There is a deep and satisfying beauty in both the JavaScript functional style and the Arity/Prolog logical style of programming.

The factorial example above is pretty trivial.  What about more complex code?  Well, I do a lot of graph algorithm work, commonly using an initial graph structure as a generator for some larger structure using some form of constraint propagation.  Such systems can be very inefficient if not implemented properly.  One of my favorite algorithms that is used as a component of constraint inference is a topological sort which creates partial orders from a set of binary dependencies in linear time (or generalizing a bit at some cost, I’ll add in Tarjan’s algorithm for finding strongly connected subcomponents).  Having written code for such algorithms in both JavaScript and Arity/Prolog, I find implementing in JavaScript much harder.  The Arity/Prolog code is faster to write and debug and is much clearer. Both are efficient and scalable (with a slight edge to Arity/Prolog). 

Design Patterns and Algorithms

It is a current fashion to make reference to design patterns, a formalism often attributed to an architect named Christopher Alexander and subsequently adapted to software architecture by the so-called “Gang of Four” in a 1995 book Design Patterns: Elements of Reusable Object-Oriented Software.  The central idea is that certain recurring practices, both good and bad, can be characterized and referred to by name.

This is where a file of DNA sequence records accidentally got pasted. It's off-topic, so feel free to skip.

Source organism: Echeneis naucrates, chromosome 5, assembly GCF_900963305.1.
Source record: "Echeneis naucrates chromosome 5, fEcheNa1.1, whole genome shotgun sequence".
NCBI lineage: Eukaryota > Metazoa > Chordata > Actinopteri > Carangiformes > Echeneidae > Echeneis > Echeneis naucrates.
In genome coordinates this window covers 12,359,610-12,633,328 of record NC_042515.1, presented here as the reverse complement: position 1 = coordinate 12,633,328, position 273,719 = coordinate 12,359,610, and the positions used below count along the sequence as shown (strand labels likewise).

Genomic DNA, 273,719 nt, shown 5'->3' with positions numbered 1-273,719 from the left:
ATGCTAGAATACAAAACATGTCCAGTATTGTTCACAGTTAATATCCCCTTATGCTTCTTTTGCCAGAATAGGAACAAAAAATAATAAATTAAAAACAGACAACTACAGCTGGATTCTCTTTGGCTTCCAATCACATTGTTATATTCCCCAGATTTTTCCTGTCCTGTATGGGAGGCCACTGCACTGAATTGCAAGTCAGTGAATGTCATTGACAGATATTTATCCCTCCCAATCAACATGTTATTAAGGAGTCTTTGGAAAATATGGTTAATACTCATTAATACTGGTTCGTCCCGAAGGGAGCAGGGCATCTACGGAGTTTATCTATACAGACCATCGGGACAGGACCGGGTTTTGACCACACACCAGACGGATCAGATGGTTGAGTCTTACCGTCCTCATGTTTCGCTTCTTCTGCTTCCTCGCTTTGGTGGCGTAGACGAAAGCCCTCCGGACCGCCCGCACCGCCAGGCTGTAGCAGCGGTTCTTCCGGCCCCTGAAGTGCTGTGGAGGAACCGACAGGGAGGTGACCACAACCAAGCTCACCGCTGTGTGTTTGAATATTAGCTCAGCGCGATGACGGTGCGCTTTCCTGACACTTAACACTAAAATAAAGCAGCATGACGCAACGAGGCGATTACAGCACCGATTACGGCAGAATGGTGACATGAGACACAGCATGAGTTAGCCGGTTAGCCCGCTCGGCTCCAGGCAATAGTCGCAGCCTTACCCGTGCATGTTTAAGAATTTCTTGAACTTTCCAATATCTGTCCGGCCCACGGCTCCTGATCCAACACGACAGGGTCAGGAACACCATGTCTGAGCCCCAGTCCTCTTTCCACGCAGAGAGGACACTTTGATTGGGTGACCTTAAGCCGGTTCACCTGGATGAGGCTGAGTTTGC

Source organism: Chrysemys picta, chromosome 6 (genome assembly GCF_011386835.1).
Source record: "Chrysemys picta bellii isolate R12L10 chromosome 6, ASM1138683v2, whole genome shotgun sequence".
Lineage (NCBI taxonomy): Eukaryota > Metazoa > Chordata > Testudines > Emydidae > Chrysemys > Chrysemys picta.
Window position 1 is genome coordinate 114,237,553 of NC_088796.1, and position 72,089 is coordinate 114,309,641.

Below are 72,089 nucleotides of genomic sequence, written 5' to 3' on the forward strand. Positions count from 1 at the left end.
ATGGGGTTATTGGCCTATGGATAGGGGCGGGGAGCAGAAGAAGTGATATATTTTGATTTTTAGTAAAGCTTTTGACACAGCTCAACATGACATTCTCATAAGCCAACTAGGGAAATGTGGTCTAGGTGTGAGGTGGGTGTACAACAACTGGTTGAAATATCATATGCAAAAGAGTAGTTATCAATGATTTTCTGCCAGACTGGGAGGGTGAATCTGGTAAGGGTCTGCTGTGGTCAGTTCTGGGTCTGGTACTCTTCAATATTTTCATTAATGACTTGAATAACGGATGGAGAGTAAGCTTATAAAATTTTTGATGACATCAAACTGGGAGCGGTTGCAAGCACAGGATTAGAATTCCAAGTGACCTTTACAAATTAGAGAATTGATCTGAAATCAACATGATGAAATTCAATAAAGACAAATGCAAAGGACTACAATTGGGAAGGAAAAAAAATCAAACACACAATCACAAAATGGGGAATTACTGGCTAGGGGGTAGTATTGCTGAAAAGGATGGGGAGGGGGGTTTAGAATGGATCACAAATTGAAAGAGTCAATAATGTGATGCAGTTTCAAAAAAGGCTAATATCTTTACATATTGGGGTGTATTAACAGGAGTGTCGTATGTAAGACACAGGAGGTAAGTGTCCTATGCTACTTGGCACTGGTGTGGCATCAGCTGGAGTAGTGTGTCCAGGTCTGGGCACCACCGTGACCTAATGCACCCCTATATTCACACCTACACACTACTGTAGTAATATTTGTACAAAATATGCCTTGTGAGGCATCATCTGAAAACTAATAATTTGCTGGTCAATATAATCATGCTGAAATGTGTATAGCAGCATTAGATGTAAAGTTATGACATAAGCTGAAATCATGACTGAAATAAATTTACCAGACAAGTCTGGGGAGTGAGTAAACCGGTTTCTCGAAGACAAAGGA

The study of design patterns is different from the study of algorithms; both have value.  These days I hear stories of employment interviews that include quiz questions about design patterns but I do not hear as much about algorithms.  This reflects the shallow nature of so much software production.  All too often I see complaints about poor scalability of some system, assigning blame to the implementation language or the execution environment when a quick analysis can demonstrate that the underlying algorithms are poor.

I believe that a programmer’s analytic capabilities are very limited without a strong command of a wide variety of algorithms and knowledge about complexity. Now, I like design patterns and I think that programmers should have a solid working knowledge of the two dozen or so of those that are most used in practice.  However, I worry that too many programmers have substituted knowledge of design patterns for knowledge about algorithms.

I recommend Addy Osmani’s book Learning JavaScript Design Patterns.  Also, an interesting (but slightly odd) resource is the JavaScript Patterns Collection, including code samples, at http://shichuan.github.io/javascript-patterns/.

Algorithms are suited to life-long learning and their study is idiosyncratic to each developer. A start might be the list at http://en.wikipedia.org/wiki/List_of_algorithms. Of course, this is very general and incomplete and almost any deeper dive into a particular set of problems will require a literature search.